In a recent TechRepublic IT Consultant post, Erik Eckel wrote about network issues at a small business. He describes a scenario where a client complains of slow performance and rushes to resolve the issue by providing a massively upgraded server only to find that performance still lags. He goes on to vividly outline what an on-site assessment of the network topography might look like. Everything Erik wrote sounded very familiar to me. First he described a network closet with a 24 or 48 port switch (he didn't mention that it probably wasn't adequately ventilated or secured). He then talked about an octopus of cascading daisy chained switches (we can only assume that if not at the 16 port switch Erik described, then shortly thereafter the switches are all un-managed, consumer grade equipment, too). Then Erik tipped his hand and confirmed my suspicions when he stated:
"...and another five-port switch in a nurse's station that shares a single Ethernet cable with a pair of machines and a network printer."
What kind of business throws a Raid 10, 32 GB, SSD, dual CPU/multi-core server at a performance problem and yet has a network that some hack threw together with daisy-chained D-Link unmanaged switches? A healthcare provider. I didn't even need to read the line about the five port switch (look closely, it might actually just be a *hub*) in the nurse's station to realize the kind of business that Erik was describing. As I was reading Erik's description, I could see the white shoes with crepe soles and the multi-colored scrubs rushing around the quiet, tiled hallways, working around patients in the hallways being weighed and having their blood pressure taken.
Erik claims the problem is amateur IT consultants, but I think that is a symptom. The problem is healthcare professionals; more specifically, the doctors who run the medical practices cause many of these issues.
I wonder what doctor confronted with a specific and serious medical aliment would consider the services of a one-stop general practice to perform the necessary services to restore her to health. No MD would go in for surgery if one guy claimed he was capable of doing it all — the cutting, the clamping, the anesthetics, and any other specialties required to operate; and yet, doctors will hire one consultant to handle their entire IT solution, including systems, applications, networking, wireless, hardware, and printers.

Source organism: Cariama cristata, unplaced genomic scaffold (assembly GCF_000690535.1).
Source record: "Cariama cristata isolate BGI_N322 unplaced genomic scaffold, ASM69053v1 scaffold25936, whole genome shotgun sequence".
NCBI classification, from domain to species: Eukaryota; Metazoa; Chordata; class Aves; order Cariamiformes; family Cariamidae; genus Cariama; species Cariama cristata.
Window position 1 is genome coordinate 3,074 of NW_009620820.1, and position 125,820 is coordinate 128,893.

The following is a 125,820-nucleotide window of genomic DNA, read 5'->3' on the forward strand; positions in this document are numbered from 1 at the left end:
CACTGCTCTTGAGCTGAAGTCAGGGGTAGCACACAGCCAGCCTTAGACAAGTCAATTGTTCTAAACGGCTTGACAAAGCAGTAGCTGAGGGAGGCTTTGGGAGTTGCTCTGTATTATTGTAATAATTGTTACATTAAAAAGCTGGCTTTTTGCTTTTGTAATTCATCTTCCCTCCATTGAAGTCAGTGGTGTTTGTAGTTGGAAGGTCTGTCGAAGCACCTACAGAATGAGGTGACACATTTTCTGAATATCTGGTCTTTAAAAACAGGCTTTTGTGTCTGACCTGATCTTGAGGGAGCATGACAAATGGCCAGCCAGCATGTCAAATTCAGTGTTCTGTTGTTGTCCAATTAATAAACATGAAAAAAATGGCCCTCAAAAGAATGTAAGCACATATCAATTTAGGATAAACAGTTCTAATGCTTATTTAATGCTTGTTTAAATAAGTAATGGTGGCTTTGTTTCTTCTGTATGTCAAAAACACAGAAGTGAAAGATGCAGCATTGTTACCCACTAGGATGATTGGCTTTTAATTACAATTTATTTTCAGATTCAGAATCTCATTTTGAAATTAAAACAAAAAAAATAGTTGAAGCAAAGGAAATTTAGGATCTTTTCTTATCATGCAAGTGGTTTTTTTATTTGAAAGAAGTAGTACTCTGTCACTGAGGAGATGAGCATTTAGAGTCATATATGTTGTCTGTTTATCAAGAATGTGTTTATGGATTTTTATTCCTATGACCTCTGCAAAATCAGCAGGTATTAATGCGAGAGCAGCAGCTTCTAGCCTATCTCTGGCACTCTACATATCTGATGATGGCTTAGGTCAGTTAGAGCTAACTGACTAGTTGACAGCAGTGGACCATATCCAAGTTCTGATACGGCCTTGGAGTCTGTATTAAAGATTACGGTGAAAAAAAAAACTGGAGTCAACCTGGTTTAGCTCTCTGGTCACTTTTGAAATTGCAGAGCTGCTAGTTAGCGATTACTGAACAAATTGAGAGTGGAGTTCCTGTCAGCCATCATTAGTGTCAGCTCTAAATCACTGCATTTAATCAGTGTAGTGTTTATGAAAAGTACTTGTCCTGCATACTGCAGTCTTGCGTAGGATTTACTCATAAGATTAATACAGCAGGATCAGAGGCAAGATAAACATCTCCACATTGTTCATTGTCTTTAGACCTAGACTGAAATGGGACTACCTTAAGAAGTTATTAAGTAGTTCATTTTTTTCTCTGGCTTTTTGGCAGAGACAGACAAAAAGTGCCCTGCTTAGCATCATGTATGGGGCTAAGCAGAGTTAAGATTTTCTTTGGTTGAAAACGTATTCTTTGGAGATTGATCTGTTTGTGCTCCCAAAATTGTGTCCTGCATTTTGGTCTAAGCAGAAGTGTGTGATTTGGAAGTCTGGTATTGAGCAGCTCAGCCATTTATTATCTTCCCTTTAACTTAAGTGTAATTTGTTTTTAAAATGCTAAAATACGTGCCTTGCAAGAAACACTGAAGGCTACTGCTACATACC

Imagine if we used a generalist for all medical needs, and the human body went through revolutionary evolution every 18 months. That is what specialized IT support is like, because of Moore's Law. Imagine if 18 months after graduating, a neurologist found that the entire design of the spinal column had been replaced by a more advanced model. Medical experts have knowledge of a networked system that hasn't changed significantly in over 200,000 years. IT professionals deal with a networked system that has changed significantly, multiple times, over the last 40.
I'm an awesome systems guy. I have an intuitive sense built up over years of experience that helps me quickly isolate and diagnose many work challenges, but I also know my limits, and my skills break down quickly at the physical network layer. Daisy-chaining unmanaged switches is probably something I would consider a viable alternative in situations like those described in Erik's post. Networking is not my core competency though. This is an example of why, if doctors must rely on the performance of their network, their network should be handled by a skilled networking professional.